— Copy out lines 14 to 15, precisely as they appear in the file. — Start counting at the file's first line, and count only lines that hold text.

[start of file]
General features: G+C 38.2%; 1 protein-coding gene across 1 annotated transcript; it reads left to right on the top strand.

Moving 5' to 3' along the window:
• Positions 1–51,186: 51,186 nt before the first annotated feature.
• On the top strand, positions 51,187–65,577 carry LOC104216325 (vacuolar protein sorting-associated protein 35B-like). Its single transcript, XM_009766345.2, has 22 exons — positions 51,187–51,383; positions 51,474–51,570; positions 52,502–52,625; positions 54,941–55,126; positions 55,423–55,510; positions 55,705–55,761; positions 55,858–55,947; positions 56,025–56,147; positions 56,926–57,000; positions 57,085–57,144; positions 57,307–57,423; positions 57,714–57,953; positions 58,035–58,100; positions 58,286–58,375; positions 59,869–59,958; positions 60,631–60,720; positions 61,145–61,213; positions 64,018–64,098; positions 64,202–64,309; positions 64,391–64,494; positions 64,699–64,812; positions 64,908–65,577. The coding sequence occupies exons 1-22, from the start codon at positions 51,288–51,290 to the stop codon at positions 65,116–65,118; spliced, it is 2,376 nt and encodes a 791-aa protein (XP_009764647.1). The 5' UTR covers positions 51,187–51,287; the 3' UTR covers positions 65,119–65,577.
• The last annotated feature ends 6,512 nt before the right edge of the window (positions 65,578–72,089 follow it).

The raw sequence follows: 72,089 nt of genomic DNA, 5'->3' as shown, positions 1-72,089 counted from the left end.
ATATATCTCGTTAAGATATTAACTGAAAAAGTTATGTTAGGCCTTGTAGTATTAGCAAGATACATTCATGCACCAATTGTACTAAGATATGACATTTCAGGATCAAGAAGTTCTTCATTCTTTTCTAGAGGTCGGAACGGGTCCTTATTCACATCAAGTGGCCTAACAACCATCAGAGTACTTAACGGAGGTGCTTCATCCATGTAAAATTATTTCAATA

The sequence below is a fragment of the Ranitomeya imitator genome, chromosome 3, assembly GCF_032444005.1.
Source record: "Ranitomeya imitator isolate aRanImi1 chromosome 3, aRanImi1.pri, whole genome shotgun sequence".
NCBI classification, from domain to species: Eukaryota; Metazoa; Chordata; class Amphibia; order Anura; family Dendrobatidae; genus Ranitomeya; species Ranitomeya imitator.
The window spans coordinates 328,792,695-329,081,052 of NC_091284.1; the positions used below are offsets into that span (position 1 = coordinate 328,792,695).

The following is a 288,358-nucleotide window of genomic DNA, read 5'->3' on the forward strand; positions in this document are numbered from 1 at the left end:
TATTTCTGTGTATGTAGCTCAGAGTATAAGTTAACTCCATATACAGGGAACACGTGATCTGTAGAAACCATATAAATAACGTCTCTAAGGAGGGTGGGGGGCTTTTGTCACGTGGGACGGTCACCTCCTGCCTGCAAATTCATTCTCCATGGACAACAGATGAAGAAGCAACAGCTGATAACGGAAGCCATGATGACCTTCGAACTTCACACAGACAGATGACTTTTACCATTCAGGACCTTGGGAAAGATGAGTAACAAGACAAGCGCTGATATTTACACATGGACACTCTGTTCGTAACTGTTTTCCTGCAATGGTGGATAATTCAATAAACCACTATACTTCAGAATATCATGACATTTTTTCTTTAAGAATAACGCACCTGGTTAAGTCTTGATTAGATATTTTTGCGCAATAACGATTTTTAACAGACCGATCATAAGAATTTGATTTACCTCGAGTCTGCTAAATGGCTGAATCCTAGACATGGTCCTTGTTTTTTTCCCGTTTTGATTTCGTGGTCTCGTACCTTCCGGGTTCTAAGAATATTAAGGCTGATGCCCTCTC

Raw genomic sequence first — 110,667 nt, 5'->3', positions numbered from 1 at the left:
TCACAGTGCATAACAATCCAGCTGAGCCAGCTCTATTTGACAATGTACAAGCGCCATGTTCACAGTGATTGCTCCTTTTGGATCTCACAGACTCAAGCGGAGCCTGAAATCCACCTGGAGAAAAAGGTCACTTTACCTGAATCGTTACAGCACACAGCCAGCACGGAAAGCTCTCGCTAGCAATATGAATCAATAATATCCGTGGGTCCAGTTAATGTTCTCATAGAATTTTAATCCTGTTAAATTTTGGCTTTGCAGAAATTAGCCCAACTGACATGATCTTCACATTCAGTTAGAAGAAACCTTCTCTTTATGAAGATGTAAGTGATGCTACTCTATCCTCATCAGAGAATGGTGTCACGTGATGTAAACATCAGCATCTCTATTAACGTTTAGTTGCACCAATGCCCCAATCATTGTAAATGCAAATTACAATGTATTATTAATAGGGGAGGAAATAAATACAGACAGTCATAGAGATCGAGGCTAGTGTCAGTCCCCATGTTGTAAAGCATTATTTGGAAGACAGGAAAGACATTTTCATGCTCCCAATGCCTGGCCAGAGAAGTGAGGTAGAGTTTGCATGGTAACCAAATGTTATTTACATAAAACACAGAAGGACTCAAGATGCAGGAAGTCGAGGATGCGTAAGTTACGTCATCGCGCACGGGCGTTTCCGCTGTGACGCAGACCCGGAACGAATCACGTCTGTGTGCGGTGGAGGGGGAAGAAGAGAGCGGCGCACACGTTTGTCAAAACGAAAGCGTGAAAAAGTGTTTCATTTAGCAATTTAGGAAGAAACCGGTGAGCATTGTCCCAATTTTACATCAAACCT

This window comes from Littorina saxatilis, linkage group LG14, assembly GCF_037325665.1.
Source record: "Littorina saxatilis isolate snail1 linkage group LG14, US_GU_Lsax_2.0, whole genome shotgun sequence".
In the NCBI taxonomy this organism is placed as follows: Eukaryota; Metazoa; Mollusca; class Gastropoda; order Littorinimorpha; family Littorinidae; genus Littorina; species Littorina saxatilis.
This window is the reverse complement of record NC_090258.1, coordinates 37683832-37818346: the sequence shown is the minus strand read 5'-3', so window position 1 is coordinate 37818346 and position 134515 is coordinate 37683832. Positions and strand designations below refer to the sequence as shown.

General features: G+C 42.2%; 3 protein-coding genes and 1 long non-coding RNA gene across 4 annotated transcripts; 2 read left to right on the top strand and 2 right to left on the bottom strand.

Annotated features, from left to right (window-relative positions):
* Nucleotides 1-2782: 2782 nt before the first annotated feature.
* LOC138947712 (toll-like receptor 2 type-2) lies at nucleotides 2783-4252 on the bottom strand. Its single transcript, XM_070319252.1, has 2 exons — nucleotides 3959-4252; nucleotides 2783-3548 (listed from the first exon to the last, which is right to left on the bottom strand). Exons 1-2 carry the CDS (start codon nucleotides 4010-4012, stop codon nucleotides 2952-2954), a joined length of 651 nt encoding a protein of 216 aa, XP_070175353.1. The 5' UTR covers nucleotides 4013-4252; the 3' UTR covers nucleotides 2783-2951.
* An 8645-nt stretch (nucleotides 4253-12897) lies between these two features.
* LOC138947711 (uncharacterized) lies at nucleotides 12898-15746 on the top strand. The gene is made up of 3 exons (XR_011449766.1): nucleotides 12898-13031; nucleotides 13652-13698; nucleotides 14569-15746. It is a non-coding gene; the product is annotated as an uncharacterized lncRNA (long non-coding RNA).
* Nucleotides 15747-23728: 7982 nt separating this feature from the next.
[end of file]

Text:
Raw genomic sequence first — 110,667 nt, 5'->3', positions numbered from 1 at the left:
TCACAGTGCATAACAATCCAGCTGAGCCAGCTCTATTTGACAATGTACAAGCGCCATGTTCACAGTGATTGCTCCTTTTGGATCTCACAGACTCAAGCGGAGCCTGAAATCCACCTGGAGAAAAAGGTCACTTTACCTGAATCGTTACAGCACACAGCCAGCACGGAAAGCTCTCGCTAGCAATATGAATCAATAATATCCGTGGGTCCAGTTAATGTTCTCATAGAATTTTAATCCTGTTAAATTTTGGCTTTGCAGAAATTAGCCCAACTGACATGATCTTCACATTCAGTTAGAAGAAACCTTCTCTTTATGAAGATGTAAGTGATGCTACTCTATCCTCATCAGAGAATGGTGTCACGTGATGTAAACATCAGCATCTCTATTAACGTTTAGTTGCACCAATGCCCCAATCATTGTAAATGCAAATTACAATGTATTATTAATAGGGGAGGAAATAAATACAGACAGTCATAGAGATCGAGGCTAGTGTCAGTCCCCATGTTGTAAAGCATTATTTGGAAGACAGGAAAGACATTTTCATGCTCCCAATGCCTGGCCAGAGAAGTGAGGTAGAGTTTGCATGGTAACCAAATGTTATTTACATAAAACACAGAAGGACTCAAGATGCAGGAAGTCGAGGATGCGTAAGTTACGTCATCGCGCACGGGCGTTTCCGCTGTGACGCAGACCCGGAACGAATCACGTCTGTGTGCGGTGGAGGGGGAAGAAGAGAGCGGCGCACACGTTTGTCAAAACGAAAGCGTGAAAAAGTGTTTCATTTAGCAATTTAGGAAGAAACCGGTGAGCATTGTCCCAATTTTACATCAAACCT